When Rue is prompted in public speaking class to recall a specific memory that had an impact on her from the past summer, she begrudgingly speaks about listening to Bobby Womack’s 1968 version of “Fly Me to the Moon” with her family. She flashes back to the day she got out of the hospital after overdosing, as she sings the song in the car with her sister Gia (Storm Reid) and mother (Nika King). “Fly Me to the Moon” then becomes the soundtrack for other memories from that summer, both good and bad. Clips flash by of the three giggling together, but they are soon intercut with Rue taking drugs and getting into violent yelling matches with her mother, ending with her waking up in a hospital bed. The song gives the audience an opportunity to get a closer look at their family dynamic — and how Rue has the power to both hold them together and tear them apart.

“Work” — Charlotte Day Wilson

Season 1, Episode 3

When Jules (Hunter Schafer) unknowingly starts texting Nate after meeting him on a gay dating app under his pseudonym ShyGuy118, a split-screen montage of their internet flirtationship set to “Work” brings a feeling of innocence to an otherwise very explicit show. Although the two aren’t interacting in-person, seeing how each reacts to messages as they pop up on-screen evokes real-life butterflies, especially set to a slow-paced R&B love song. The tenderness of it all shows a sweeter side to Nate, who asks Jules when she started transitioning while getting ready for football practice — though he still tells her that he’s not gay, despite the platform on which they met.

“Champagne Coast” — Blood Orange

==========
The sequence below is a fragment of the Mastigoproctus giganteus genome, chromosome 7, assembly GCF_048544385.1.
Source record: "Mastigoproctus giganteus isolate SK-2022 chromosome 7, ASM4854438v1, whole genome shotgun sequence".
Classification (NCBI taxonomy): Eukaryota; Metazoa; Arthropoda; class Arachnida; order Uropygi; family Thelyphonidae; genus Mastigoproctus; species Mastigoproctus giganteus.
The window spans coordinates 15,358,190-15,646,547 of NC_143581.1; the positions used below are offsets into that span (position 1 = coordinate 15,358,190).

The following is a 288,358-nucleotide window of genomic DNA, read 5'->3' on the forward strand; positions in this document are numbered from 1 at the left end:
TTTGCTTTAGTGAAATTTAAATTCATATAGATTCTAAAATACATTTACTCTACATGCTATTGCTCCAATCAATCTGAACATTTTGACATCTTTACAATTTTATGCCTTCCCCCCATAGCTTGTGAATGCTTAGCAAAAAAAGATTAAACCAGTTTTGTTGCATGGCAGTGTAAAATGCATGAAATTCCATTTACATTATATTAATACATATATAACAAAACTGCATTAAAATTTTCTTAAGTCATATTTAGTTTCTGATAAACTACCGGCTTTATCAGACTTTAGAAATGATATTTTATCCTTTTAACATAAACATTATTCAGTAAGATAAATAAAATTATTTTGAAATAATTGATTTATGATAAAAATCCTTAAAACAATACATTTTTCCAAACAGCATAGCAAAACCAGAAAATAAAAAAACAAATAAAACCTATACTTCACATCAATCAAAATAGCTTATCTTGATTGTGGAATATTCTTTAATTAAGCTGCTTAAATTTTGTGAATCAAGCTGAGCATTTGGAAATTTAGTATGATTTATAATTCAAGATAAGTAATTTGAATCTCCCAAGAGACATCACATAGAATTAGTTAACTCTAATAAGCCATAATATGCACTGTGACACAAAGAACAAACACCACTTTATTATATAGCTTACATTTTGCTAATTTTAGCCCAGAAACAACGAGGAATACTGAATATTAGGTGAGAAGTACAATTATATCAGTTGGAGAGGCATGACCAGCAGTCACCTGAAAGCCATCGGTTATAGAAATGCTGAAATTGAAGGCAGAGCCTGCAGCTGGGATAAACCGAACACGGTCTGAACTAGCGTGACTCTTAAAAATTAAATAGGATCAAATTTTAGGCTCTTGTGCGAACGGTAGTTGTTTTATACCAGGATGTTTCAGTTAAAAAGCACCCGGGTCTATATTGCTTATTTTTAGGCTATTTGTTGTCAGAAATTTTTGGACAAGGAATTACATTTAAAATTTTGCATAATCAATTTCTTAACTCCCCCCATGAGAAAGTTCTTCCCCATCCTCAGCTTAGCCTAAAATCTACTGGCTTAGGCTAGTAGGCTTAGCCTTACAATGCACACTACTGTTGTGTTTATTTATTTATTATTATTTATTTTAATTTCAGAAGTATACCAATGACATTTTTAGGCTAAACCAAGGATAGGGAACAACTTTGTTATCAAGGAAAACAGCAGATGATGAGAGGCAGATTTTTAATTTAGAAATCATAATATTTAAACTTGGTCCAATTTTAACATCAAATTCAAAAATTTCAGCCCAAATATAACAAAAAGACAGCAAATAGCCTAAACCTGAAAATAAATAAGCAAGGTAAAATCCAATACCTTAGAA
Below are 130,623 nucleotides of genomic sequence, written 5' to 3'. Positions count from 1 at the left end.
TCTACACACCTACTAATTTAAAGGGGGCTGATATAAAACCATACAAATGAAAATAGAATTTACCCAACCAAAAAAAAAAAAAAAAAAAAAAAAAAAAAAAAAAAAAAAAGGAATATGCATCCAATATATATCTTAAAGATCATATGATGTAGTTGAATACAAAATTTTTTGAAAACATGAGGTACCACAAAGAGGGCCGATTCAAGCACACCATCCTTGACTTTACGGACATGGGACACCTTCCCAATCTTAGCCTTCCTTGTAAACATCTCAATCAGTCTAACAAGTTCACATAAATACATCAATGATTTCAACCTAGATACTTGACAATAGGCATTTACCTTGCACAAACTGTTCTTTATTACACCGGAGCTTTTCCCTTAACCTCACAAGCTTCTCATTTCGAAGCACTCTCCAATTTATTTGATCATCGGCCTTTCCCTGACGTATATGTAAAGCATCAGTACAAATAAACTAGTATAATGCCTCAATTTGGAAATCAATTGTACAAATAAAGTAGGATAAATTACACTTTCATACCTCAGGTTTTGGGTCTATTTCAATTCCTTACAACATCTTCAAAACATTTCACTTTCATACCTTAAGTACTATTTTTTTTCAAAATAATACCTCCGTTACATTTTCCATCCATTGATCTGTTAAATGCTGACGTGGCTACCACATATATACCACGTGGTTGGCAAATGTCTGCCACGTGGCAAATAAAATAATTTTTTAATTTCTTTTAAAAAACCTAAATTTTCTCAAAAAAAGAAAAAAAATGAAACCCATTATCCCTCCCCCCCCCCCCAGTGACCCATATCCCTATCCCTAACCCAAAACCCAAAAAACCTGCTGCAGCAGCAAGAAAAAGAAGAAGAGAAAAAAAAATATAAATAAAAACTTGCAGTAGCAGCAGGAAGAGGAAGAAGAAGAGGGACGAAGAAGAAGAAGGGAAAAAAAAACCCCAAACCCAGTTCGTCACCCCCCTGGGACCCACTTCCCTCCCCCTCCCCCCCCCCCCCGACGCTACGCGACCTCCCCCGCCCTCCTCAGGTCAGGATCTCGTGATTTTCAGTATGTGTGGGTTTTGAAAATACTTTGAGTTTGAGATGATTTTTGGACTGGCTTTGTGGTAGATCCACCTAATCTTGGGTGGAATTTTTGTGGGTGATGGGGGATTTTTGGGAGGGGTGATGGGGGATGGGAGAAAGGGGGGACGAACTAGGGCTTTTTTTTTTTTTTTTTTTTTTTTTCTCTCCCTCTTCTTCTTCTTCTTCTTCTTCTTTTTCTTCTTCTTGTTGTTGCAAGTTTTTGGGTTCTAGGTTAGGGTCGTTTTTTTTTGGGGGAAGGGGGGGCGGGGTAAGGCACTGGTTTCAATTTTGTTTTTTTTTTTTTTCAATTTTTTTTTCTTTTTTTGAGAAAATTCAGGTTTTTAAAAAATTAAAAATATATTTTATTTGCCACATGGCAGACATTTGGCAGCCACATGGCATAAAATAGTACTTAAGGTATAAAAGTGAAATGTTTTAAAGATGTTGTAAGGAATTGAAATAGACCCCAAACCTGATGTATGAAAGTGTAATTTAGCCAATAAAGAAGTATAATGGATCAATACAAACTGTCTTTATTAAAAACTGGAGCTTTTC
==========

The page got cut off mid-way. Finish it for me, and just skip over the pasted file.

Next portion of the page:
Season 1, Episode 3

As Jules and Nate get closer and closer to meeting in-person, Jules plans to entice him by sending some sexy photos. Naturally, she enlists Rue to take them, oblivious to the fact that she is in love with her. Blood Orange’s “Champagne Coast” soundtracks the intimate shoot, and Dev Hynes crooning “come into my bedroom” four times in a row as Rue helps Jules change her bra painfully highlights that though Rue may physically be in Jules’ room, she remains an outsider romantically. The situation is made worse when Jules asks Rue, “Do I look hot? Like, hot enough that you’d wanna fuck me, or like, cute?”

“You Should See Me in a Crown” — Billie Eilish

Season 1, Episode 5

After Kat (Barbie Ferreira) starts making serious money as a camgirl, she leans into her newfound confidence by going somewhere that always used to scare her: the mall. As she struts down the plaza in a red sheer top and leather harness, “You Should See Me in a Crown’s” rattling bass and empowering lyrics add to the scene’s message of body positivity. Instead of people whispering about her as she feared, Kat turns heads as men and women alike stare at her in awe. “I spent my whole life afraid people were going to find out I was fat,” Kat says. “But honestly, who gives a shit? There’s nothing more powerful than a fat girl who doesn’t give a fuck.”

“Smalltown Boy” — Bronski Beat

Season 1, Episode 6